Oblate and MOH member Nancy Small is a spiritual director, hospice chaplain, writer and justice-seeker. Her writing has appeared in numerous faith-based publications including America Magazine and National Catholic Reporter. She lives in Worcester, MA with her husband.
Carry Us, O Breath of God
My pandemic search for spiritual grounding led me to the Christian mystics. Their wisdom has sustained me through turbulent times before. This time Hildegard of Bingen’s words about being “a feather on the breath of God” captured my attention.
This image came to Hildegard when she saw a king pick up a feather from the ground and command it to fly. She recognized that the feather flew “not because of anything in itself but because the air bore it along.” Hildegard was able to discern that the feather moved not by its own devices or because of the king’s command. Rather, it was God’s holy breath that caused it to fly. She identified that same breath at work in her own life when she said, “Thus am I a feather on the breath of God.”
I’m drawn to the feather’s movement in Hildegard’s image because we are living in a time of spiritual churning. Winds of change caused by the pandemic, political rancor, and social unrest are tossing us to and fro. The pace of it all sets my soul to spinning. I want to move through my days like that feather borne on God’s breath. But more often than not I feel tumbled about by gale force winds.
In these times of so much uncertainty, I want the clarity that Hildegard had. Somehow she knew it was God’s breath that caused the feather to fly. Her image speaks of the importance of discerning God’s presence amidst the powers at work within us and around us. But how can we distinguish this sacred breath when so much is in flux? Is it God or some other power that is moving us? Or could our feathers be caught up in whirlwinds of our own making?
As I reflect on Hildegard’s image I’m reminded of ruah, the feminine Hebrew word defined as breath, wind and spirit of God. Ruah is the breath that stirred over the face of the deep at the dawn of creation. She is the breath that gave life to human beings fashioned by God from clay. Ruah is the strong wind that parted the Red Sea to create a path of deliverance for a people oppressed. When Ezekiel prophesied before a pile of dry bones, it is the breath of ruah that raised them up to new life.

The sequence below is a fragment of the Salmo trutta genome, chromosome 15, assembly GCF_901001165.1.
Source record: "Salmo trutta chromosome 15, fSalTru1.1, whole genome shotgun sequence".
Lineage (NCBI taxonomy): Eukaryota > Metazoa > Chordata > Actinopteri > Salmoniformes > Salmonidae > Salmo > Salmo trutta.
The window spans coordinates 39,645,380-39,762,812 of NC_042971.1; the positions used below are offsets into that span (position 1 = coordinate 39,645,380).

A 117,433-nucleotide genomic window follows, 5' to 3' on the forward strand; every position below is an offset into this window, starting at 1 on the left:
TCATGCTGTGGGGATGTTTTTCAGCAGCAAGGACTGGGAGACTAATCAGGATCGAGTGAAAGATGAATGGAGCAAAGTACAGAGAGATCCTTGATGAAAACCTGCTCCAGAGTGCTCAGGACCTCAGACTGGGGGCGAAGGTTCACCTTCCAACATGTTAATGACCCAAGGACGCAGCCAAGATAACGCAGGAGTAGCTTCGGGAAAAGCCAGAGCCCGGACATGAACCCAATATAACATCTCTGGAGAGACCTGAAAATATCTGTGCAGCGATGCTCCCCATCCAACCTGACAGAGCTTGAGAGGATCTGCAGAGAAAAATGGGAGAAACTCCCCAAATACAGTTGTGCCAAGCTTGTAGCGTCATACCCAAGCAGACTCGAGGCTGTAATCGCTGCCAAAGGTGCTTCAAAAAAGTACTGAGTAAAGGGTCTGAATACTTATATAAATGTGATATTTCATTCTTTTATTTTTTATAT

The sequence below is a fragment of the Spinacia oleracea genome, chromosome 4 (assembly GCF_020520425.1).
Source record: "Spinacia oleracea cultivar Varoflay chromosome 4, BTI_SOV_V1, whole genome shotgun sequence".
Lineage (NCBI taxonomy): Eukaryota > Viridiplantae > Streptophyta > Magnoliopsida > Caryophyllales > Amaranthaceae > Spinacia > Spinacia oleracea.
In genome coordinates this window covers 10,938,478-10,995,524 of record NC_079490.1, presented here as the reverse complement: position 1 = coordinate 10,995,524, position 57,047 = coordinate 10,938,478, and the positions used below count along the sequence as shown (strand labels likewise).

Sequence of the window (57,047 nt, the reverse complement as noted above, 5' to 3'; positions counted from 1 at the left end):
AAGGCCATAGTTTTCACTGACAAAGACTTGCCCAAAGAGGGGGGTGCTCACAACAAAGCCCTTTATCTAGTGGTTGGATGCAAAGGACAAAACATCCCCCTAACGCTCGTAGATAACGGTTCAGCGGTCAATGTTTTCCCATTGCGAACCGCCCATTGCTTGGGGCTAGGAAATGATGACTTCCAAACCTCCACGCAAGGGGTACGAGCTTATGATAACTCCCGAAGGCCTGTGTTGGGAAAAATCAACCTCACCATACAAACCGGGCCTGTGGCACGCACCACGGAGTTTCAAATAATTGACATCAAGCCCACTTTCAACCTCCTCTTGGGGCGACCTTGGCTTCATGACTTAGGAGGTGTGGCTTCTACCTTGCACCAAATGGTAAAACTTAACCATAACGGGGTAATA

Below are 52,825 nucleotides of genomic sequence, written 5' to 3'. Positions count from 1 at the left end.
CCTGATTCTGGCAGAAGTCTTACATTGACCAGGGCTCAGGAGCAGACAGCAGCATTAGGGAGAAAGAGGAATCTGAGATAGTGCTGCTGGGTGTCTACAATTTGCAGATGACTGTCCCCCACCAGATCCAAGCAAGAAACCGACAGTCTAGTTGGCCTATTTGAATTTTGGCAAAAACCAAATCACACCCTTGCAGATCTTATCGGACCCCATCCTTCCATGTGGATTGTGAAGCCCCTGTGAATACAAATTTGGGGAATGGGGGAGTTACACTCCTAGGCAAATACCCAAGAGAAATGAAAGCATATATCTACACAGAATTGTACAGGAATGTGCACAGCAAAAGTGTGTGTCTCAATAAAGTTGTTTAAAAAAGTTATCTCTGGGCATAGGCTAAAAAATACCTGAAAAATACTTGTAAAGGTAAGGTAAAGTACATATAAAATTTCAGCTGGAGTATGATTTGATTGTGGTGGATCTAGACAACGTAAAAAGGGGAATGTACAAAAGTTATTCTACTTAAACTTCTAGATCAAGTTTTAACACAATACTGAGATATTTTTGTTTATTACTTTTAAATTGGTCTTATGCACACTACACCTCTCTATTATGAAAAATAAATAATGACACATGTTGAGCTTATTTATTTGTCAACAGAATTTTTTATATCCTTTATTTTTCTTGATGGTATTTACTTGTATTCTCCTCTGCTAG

“In the Hebrew Scriptures,” writes Elizabeth Johnson in She Who Is, “ruah’s activities include creating new life, working to sustain it in myriad ways, renewing what has been damaged, grieving over destruction, teaching people to be wise, and inspiring critique and enthusiasm...” 
This is how we recognize the breath of ruah. She is the resurrecting breath of the spirit sent forth to renew the face of the earth. She makes herself known through life-giving, liberating movement.
Ruah is the breath we need to grace this moment in history. Her breath can carry my feather and yours through the tumult of these times into a future as yet unknown.
 Johnson, Elizabeth. She Who Is: The Mystery of God in Feminist Theological Discourse. New York, NY; Crossroad, 1992, p. 83.
- Nancy Small writes, “we are living in a time of spiritual churning.” However, amidst this unrest, she looks to Hildegard, who viewed herself as “a feather on the breath of God.” How are you channeling grace and spirit in these uncertain times?
- Ruah is the feminine Hebrew word defined as breath, wind and spirit of God. Elizabeth Johnson writes that ruah creates new life. How do you see new life and possibility of ruah alive in this moment?
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Monks in Our Midst: writings by monks from the 3rd to the 21st centuries.